1. This second appeal arises out of a suit brought by the plaintiff-appellant against the defendant-respondent for damages. The plaintiff is mortgagee under a deed dated 8th March 1916 wherein the mortgagor purported to give with possession two properties, one an occupancy tenancy and the other a grove. He asked damages because his peaceful occupation of the grove has been interfered with by his mortgagor.
2. Both the lower Courts have dismissed the suit on the ground that it was unlawful for the mortgagor to agree to the mortgagee having possession of his occupancy holding as security for the land. It may be mentioned that the amount advanced was secured by the mortgage of both properties and was not divided so as to show what amount was secured by possession of one property and what by possession of the other property.
3. The correctness of the decision of the lower Courts has been contested in this appeal on various grounds. One ground is that the mortgage as a whole can only be deemed unlawful by invocation of Sections 23 and 24, Contract Act, and that the Contract Act does not apply to transfers. It appears to me that it is too late in the day to take up the position that the principles of the Contract Act are not to be applied to transfers. The fact is that the Transfer of Property Act does not deal with such matters as good consideration, fraud, misrepresentation and it seems to show that the Act assumed the principles of the Contract Act, being applicable. Indeed Section 4, T.P. Act, provides that the chapters and sections of the Transfer of Property Act which relate to contracts shall be taken as part of the Contract Act of 1872, a provision which suggests that the Transfer of Property Act was to be read in the light of the Contract Act. The appellant’s counsel has endeavoured to draw a distinction between a contract, which has still to be executed, and a transfer which has taken full effect. Some such distinction was drawn by Richards, C.J., in the case of Rajendra Prasad v. Ram Jatan Rai  39 All. 539, but this is in effect to hold that a contract, which is void because it is forbidden by law, becomes valid if you act according to the contract. Such a position appears to me indefensible. Lastly the appellant’s counsel contests the position that the mortgage of an occupancy holding can be regarded as unlawful or forbidden by law. He admits that there have been certain decisions which suggest this, but he would distinguish them on one or other grounds. I do not consider that they can be distinguished. They are undoubtedly decisions that such a mortgage is unlawful and forbidden by law. The question is whether I am bound to follow them. I can find no decision of a Full Bench to this effect. There is the case of Har Prasad Tewari v. Sheogobind Tewari A.I.R. 1922 All. 134, which held that the entire contract of mortgage was void where an occupancy holding was mortgaged. It purported to follow the case of Bhawani Prasad v. Ghulam Muhammad  18 All. 121. Again there is the later decision of Sital Rai v. Ram Khelawan Pandey A.I.R. 1925 All. 543. On the other hand, there is a decision already referred to Rajendra Prasad v. Ram Jatan Rai  39 All. 539, which in effect decided that a transfer of an occupancy holding by a mortgage was not unlawful but merely inoperative so far as it disposed of the holding.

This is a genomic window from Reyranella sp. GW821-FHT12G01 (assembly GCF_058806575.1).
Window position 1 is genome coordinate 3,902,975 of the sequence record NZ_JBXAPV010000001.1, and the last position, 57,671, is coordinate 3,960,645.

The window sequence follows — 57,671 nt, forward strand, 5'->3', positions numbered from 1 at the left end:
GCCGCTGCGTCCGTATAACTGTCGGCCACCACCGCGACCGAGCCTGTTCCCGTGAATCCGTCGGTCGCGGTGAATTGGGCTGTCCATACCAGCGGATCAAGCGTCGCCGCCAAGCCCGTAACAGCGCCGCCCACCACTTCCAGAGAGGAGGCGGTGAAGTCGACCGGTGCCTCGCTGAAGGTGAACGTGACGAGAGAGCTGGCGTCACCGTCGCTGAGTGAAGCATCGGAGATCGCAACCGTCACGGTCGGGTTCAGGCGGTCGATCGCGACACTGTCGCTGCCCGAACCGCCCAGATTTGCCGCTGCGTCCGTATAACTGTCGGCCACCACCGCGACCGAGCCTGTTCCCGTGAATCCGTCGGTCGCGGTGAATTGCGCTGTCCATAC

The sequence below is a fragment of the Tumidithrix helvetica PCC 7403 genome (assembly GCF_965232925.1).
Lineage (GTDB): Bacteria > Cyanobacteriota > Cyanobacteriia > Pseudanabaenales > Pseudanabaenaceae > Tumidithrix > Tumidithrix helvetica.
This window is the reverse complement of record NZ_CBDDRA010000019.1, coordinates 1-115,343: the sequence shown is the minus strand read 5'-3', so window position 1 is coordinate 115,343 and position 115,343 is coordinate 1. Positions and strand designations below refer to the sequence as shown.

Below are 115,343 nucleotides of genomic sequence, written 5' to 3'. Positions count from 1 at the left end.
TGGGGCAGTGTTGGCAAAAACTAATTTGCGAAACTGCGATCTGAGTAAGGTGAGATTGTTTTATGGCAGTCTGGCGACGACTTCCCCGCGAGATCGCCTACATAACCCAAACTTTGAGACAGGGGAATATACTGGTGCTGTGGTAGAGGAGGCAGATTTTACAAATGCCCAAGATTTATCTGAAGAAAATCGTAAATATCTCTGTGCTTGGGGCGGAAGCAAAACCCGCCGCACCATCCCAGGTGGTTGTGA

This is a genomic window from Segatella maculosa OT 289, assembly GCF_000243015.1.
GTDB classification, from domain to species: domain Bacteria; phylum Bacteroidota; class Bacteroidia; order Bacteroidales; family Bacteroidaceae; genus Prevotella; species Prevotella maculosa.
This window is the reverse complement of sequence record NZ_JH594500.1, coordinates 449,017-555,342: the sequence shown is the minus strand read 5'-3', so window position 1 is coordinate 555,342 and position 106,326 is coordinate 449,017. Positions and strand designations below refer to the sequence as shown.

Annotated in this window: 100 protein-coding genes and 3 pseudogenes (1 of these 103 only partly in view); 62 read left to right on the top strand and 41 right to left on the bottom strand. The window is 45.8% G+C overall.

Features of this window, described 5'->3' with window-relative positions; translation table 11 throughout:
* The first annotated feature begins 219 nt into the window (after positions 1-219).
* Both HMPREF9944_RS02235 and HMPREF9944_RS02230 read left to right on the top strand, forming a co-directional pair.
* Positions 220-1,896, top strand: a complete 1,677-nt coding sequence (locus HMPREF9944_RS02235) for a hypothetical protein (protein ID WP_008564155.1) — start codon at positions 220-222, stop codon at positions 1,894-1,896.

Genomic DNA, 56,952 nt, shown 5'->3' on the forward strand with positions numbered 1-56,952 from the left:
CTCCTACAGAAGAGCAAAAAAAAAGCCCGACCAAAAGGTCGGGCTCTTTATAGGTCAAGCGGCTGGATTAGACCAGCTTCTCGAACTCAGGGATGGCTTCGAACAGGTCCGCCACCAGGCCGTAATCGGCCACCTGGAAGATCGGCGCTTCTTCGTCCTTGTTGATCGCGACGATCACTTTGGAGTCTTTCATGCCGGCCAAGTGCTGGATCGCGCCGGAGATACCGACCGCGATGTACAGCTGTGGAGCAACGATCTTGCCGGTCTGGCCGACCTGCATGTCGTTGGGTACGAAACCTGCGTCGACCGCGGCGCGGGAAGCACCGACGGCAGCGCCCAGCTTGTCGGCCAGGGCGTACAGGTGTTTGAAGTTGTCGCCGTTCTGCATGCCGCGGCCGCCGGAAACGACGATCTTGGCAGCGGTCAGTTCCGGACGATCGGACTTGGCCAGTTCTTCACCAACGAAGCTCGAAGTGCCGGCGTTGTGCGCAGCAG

4. There, thus being divergence in the decisions of this Court I feel at liberty to allow my own view in the matter. I have never been able to understand on what ground it could be maintained that the Tenancy Act of 1901 could be construed to forbid a mortgage of an occupancy holding. The Act merely states that such a tenant shall not be competent to transfer his holding: see Section 21. Now a minor is not competent to make a valid transfer and yet no one could say that it was unlawful for him to attempt to do so. Indeed where the Act makes the doing of a thing impossible it does not appear that there is any room for a declaration that the doing of it is unlawful. A person cannot do what is impossible. The object of the Tenancy Act was to render innocuous such transfers. Reference is made to such a transfer in Section 6(1), T.P. Act, which provides that nothing in that section shall be deemed to authorise a tenant having an untransferable right of occupancy to assign his interest as such. 8. 24, Contract Act, refers to agreements to do something which the law has forbidden to be done. This is a very different thing from an attempt to do a thing which the law merely declares to be inoperative. It is quite conceivable that at a future date the legislature finding that much trouble and litigation is caused by attempts to mortgage occupancy holdings might declare the attempt to do so to be unlawful. In such a case it would have to provide a penalty. It is seldom that an Act can be construed to declare something unlawful unless that Act provides a penalty for breach of the provision.
5. Taking this view of the matter I hold that in the case of the present mortgage the parties with their eyes open (for ignorance of the law excuses no one) agreed to two properties being transferred by the one to the other as security for a debt. As they knew that the transfer of the holding would be inoperative, they must have intended in the eyes of the law the whole debt to be secured by the transfer of the other property, i.e., the grove. The consequence is that this appeal must succeed. The case having been decided on a preliminary point is remanded to the trial Court for re-admission and decision on the merits. Costs will abide the result. Leave to appeal is given in this case.